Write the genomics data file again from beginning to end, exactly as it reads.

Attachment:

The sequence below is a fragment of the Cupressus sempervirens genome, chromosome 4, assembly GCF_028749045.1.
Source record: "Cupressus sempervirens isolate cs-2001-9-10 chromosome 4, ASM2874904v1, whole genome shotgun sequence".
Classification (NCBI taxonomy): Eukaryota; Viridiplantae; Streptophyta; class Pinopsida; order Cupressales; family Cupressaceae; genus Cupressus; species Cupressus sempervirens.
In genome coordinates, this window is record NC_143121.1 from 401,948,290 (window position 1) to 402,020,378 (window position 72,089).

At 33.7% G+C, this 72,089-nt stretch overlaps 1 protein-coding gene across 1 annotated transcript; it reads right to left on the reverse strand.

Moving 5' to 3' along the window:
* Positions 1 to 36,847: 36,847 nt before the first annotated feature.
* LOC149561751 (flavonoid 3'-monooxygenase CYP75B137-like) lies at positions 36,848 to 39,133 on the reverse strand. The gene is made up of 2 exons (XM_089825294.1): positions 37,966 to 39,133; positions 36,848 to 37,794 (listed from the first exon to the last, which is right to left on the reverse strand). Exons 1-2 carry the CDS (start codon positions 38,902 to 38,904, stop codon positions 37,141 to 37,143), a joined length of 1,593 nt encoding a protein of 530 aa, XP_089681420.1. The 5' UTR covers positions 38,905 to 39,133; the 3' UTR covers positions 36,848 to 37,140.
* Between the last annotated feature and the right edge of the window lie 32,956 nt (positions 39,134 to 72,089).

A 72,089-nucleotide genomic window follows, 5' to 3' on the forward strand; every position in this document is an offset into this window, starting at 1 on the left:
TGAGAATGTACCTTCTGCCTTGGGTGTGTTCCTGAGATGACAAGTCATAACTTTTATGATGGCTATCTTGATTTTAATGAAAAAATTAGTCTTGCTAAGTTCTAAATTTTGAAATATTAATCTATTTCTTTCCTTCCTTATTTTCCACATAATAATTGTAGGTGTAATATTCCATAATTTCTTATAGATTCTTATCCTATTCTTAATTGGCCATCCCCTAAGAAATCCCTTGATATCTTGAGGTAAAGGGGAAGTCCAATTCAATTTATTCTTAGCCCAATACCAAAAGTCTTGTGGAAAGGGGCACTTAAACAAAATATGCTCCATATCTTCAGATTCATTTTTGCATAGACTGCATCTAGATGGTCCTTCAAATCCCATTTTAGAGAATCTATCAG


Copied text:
The sequence below is a fragment of the Cupressus sempervirens genome, chromosome 4, assembly GCF_028749045.1.
Source record: "Cupressus sempervirens isolate cs-2001-9-10 chromosome 4, ASM2874904v1, whole genome shotgun sequence".
Classification (NCBI taxonomy): Eukaryota; Viridiplantae; Streptophyta; class Pinopsida; order Cupressales; family Cupressaceae; genus Cupressus; species Cupressus sempervirens.
In genome coordinates, this window is record NC_143121.1 from 401,948,290 (window position 1) to 402,020,378 (window position 72,089).

At 33.7% G+C, this 72,089-nt stretch overlaps 1 protein-coding gene across 1 annotated transcript; it reads right to left on the reverse strand.

Moving 5' to 3' along the window:
* Positions 1 to 36,847: 36,847 nt before the first annotated feature.
* LOC149561751 (flavonoid 3'-monooxygenase CYP75B137-like) lies at positions 36,848 to 39,133 on the reverse strand. The gene is made up of 2 exons (XM_089825294.1): positions 37,966 to 39,133; positions 36,848 to 37,794 (listed from the first exon to the last, which is right to left on the reverse strand). Exons 1-2 carry the CDS (start codon positions 38,902 to 38,904, stop codon positions 37,141 to 37,143), a joined length of 1,593 nt encoding a protein of 530 aa, XP_089681420.1. The 5' UTR covers positions 38,905 to 39,133; the 3' UTR covers positions 36,848 to 37,140.
* Between the last annotated feature and the right edge of the window lie 32,956 nt (positions 39,134 to 72,089).

A 72,089-nucleotide genomic window follows, 5' to 3' on the forward strand; every position in this document is an offset into this window, starting at 1 on the left:
TGAGAATGTACCTTCTGCCTTGGGTGTGTTCCTGAGATGACAAGTCATAACTTTTATGATGGCTATCTTGATTTTAATGAAAAAATTAGTCTTGCTAAGTTCTAAATTTTGAAATATTAATCTATTTCTTTCCTTCCTTATTTTCCACATAATAATTGTAGGTGTAATATTCCATAATTTCTTATAGATTCTTATCCTATTCTTAATTGGCCATCCCCTAAGAAATCCCTTGATATCTTGAGGTAAAGGGGAAGTCCAATTCAATTTATTCTTAGCCCAATACCAAAAGTCTTGTGGAAAGGGGCACTTAAACAAAATATGCTCCATATCTTCAGATTCATTTTTGCATAGACTGCATCTAGATGGTCCTTCAAATCCCATTTTAGAGAATCTATCAG